The left also points to intergenerational income correlations as “proof” that the wealthy (well, really, the upper-middle class) are buying their children unfair advantages, but this body of research suggests that the advantages come primarily from genetics, rather than from financial resources.

    Meanwhile, the “you don’t earn your genes” case for redistribution is weaker than it might seem. Even if we throw out the concept of desert altogether, people still respond to incentives. Highly redistributive policies increase the incentive for people to do cool or fun jobs rather than jobs with high marginal product and correspondingly high pay. Say, becoming an artist rather than an engineer. And again, making it easier for people dependent on welfare to have more children increases welfare dependency in the next generation.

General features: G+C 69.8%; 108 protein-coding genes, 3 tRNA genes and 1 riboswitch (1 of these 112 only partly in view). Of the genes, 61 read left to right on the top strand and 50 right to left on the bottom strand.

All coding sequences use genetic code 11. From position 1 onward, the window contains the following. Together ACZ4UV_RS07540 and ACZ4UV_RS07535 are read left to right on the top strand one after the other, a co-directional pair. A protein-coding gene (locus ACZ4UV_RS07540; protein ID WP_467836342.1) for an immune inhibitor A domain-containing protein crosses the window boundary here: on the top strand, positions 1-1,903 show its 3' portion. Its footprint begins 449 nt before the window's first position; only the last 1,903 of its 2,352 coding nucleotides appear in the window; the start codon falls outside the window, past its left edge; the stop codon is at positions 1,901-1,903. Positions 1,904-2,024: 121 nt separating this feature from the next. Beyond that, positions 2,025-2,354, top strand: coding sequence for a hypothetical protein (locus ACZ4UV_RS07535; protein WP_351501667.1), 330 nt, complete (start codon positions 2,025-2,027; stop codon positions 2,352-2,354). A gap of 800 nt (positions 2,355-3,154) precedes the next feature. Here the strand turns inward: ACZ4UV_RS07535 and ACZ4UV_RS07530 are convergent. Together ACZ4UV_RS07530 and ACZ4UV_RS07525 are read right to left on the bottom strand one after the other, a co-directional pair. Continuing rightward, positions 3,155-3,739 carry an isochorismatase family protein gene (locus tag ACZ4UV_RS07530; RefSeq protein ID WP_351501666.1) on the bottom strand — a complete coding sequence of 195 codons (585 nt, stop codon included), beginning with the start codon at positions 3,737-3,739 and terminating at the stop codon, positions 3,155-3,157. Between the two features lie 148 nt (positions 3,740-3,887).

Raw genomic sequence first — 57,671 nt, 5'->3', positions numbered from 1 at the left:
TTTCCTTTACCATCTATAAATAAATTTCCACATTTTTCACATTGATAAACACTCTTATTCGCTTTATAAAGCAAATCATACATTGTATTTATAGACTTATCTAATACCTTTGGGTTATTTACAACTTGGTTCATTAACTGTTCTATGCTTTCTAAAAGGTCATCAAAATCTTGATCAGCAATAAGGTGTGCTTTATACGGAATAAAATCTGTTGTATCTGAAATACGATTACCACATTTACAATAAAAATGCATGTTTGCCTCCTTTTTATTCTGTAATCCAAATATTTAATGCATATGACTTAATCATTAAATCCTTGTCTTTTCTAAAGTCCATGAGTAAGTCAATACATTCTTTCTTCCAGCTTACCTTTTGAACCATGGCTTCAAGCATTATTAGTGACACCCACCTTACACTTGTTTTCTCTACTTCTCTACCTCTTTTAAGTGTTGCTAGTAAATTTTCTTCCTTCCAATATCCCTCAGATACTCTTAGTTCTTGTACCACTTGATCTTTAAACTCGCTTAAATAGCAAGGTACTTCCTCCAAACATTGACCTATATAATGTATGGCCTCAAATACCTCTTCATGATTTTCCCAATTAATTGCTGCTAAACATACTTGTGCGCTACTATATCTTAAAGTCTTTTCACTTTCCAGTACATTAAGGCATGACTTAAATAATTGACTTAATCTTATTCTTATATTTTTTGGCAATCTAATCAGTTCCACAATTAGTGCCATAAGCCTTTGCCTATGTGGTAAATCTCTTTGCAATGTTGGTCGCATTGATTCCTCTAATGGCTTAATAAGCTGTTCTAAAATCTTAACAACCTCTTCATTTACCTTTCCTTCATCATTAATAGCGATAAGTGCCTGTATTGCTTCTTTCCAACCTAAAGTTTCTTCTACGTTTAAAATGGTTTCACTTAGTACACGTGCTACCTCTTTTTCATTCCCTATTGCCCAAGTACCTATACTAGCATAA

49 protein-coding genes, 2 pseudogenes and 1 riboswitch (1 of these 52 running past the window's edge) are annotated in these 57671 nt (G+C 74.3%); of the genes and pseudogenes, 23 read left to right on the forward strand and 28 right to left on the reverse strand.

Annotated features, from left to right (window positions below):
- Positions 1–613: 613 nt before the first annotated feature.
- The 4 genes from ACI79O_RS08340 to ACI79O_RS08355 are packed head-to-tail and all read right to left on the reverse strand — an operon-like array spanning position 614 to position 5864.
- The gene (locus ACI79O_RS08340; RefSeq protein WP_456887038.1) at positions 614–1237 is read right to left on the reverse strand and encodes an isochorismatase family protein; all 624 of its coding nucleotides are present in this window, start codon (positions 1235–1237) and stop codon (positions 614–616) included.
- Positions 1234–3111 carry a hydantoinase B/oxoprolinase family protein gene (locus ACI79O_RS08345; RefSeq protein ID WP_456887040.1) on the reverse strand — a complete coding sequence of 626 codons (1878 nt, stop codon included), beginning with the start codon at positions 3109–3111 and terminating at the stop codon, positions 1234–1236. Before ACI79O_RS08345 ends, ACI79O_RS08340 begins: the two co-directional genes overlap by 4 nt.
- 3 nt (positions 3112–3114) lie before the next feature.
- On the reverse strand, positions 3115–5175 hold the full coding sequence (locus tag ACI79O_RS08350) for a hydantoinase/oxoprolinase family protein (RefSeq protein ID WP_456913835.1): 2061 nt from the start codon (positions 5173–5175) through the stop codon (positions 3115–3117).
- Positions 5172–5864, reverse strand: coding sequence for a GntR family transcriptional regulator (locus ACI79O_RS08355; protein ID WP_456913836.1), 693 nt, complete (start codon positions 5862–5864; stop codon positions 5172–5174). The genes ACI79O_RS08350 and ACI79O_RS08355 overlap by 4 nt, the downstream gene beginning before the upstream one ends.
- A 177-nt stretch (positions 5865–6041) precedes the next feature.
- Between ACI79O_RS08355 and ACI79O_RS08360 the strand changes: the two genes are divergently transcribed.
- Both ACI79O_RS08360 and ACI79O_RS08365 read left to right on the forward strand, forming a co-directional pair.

• Brandon Berg says:

      Ideally we would tax endowments, rather than effort. This was the idea behind Mankiw’s infamous height tax. But we can’t do that, so any tax based on income or wealth is necessarily going to tax productive behavior in addition to endowments.

    • trumwill says:

      I agree about incentives. It doesn’t indicate communism anyway. It does indicate less income variation among working folks, though. To the extent that I have come to believe it to be the case, genetic variance has lead me towards believing in a more robust welfare state and economic liberalism.

    • Oscar Gordon says:

      I don’t know that you could put it down to genetics. There is an element of inheritability to poverty/financial success, but I wouldn’t let it settle to DNA. Attitudes can be inherited just as easily as eye color, but through an entirely different mechanism.

  5. Oscar Gordon says:

    Needing a good reason to exercise a right remains one the absolutely weakest arguments of the gun control crowd.

    • Kazzy says:

      Maybe it isn’t particularly strong, but given the very real risk/threat/harm presented by guns, it seems reasonable to consider their necessity when seeking to balance the competing interests.

      • trumwill says:

        It seems like the most valid on a personal decisionmaking level. As far as law goes, it requires blanket policy towards individual circumstance, or outside people trying to do threat assessment for an individual.

      • Oscar Gordon says: